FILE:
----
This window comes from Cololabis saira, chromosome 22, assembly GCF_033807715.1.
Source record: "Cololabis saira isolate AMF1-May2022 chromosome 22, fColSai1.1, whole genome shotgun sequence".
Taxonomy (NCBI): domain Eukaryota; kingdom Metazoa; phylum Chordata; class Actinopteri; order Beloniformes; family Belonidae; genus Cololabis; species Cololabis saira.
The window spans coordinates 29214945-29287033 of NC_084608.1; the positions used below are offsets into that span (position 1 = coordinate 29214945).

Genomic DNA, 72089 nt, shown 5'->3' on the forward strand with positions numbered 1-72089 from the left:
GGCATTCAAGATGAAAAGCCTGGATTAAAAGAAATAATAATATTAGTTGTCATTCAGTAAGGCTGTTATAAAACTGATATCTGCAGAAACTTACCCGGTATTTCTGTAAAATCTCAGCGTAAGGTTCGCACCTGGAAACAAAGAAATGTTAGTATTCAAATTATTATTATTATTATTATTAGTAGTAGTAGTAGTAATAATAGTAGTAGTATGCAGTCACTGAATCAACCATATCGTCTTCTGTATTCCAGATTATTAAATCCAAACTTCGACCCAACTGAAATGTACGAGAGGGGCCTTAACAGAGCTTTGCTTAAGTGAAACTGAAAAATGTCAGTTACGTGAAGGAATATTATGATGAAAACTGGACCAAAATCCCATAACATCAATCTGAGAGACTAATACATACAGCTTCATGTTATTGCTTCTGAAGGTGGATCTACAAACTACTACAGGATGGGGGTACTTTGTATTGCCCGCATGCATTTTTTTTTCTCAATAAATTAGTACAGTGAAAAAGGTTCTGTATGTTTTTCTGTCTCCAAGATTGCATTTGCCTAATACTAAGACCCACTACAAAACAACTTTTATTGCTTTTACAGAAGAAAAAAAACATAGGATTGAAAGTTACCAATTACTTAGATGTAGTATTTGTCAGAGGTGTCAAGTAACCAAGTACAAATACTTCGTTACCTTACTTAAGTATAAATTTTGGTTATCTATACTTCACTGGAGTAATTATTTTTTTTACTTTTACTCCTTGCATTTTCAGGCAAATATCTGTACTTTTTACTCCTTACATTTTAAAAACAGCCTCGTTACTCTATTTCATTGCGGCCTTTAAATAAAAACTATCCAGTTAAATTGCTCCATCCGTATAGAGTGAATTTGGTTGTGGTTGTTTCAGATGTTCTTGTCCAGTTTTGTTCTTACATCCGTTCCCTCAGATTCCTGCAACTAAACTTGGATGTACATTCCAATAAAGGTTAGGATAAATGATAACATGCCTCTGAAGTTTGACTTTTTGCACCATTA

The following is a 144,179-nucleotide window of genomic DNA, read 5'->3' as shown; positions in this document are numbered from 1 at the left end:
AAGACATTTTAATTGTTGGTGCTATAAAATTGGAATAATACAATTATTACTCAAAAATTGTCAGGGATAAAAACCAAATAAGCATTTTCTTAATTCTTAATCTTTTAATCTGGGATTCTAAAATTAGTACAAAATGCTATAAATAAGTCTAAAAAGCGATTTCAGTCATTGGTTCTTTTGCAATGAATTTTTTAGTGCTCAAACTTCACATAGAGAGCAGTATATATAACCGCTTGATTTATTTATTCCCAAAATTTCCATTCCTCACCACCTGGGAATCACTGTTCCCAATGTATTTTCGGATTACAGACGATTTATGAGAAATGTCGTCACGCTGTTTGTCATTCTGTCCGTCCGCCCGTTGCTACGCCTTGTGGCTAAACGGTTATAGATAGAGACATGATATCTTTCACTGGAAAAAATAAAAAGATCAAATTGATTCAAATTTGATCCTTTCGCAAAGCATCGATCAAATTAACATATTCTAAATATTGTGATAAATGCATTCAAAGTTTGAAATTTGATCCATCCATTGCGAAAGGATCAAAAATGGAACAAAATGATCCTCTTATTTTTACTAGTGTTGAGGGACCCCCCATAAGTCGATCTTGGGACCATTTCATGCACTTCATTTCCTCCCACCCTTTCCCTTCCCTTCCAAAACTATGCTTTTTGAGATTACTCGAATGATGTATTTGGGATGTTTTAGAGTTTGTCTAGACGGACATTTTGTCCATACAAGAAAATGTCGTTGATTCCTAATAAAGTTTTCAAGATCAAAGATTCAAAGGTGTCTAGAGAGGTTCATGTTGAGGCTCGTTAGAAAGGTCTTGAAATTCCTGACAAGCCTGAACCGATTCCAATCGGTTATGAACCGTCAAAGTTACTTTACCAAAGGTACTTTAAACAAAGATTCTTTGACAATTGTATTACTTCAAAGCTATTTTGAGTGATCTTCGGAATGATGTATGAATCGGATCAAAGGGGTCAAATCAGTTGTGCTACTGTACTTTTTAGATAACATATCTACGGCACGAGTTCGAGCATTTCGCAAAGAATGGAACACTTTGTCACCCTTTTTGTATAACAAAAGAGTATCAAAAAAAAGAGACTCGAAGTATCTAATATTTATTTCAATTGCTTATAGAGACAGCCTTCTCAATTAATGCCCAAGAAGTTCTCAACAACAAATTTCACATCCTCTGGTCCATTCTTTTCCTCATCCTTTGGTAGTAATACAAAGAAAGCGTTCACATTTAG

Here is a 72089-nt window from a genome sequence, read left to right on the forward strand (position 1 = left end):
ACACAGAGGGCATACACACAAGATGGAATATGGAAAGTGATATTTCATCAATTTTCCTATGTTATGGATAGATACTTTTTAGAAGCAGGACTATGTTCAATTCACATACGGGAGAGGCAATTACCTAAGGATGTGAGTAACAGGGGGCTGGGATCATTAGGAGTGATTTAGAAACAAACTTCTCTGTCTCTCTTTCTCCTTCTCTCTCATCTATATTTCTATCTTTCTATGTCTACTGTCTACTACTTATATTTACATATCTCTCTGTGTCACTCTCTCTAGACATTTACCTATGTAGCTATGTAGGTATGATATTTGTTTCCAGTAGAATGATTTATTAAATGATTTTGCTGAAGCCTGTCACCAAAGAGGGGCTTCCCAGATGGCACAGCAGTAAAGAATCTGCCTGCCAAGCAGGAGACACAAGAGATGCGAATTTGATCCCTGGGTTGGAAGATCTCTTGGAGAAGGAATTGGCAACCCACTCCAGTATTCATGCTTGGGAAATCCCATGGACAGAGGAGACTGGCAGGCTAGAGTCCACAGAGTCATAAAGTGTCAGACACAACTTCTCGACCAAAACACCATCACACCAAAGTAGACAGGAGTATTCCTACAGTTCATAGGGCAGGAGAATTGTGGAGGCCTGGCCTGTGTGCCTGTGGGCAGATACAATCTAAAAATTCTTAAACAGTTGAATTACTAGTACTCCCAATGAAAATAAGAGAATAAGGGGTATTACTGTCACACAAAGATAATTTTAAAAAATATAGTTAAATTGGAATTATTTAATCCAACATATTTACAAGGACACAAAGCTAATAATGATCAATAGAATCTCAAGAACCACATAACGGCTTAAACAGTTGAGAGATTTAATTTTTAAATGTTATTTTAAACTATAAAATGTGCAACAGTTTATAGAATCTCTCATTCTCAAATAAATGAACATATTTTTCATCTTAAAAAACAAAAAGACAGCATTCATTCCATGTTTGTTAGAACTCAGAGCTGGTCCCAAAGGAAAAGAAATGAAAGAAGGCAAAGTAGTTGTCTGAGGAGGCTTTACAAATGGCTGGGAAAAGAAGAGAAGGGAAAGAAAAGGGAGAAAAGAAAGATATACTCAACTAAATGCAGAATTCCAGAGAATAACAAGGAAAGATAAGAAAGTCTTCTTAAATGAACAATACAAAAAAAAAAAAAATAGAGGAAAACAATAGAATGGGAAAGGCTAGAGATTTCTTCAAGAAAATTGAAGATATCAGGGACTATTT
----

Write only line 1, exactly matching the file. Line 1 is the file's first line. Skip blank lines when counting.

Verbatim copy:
This window comes from Cololabis saira, chromosome 22, assembly GCF_033807715.1.